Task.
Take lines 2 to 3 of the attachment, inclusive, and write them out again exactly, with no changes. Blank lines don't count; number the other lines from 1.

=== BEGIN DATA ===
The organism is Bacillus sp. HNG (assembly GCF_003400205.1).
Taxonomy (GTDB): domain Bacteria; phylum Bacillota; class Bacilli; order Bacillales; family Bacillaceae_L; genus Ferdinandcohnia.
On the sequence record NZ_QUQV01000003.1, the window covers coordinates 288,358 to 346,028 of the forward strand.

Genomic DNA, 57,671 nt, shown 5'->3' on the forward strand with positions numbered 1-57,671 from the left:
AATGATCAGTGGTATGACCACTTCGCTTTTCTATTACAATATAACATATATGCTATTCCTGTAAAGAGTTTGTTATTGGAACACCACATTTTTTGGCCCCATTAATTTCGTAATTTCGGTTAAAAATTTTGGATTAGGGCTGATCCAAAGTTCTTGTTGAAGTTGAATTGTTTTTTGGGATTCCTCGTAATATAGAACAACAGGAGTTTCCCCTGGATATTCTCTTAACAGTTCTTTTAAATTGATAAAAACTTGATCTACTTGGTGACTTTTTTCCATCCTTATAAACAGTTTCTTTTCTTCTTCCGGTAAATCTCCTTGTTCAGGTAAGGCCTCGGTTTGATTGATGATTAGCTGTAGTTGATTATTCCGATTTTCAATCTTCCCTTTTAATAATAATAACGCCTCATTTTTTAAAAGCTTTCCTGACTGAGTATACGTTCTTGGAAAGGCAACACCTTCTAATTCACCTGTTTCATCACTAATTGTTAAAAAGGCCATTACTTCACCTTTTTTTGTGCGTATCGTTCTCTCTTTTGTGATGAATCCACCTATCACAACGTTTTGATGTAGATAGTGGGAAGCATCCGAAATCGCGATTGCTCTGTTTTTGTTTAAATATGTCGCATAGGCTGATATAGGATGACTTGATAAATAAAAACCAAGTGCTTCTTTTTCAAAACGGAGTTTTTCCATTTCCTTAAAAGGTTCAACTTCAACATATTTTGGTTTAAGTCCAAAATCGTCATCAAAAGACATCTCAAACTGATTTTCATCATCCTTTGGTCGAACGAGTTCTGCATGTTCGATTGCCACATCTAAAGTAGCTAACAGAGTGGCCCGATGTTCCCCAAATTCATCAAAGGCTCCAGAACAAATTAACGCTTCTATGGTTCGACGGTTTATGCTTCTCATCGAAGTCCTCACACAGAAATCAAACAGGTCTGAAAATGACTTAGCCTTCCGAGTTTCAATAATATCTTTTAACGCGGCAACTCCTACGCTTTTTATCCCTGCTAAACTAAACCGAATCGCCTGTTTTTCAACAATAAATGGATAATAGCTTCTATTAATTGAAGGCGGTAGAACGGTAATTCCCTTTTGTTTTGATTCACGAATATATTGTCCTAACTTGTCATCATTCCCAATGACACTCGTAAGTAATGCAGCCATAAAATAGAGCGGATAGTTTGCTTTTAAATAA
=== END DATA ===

Taxonomy (GTDB): domain Bacteria; phylum Bacillota; class Bacilli; order Bacillales; family Bacillaceae_L; genus Ferdinandcohnia.
On the sequence record NZ_QUQV01000003.1, the window covers coordinates 288,358 to 346,028 of the forward strand.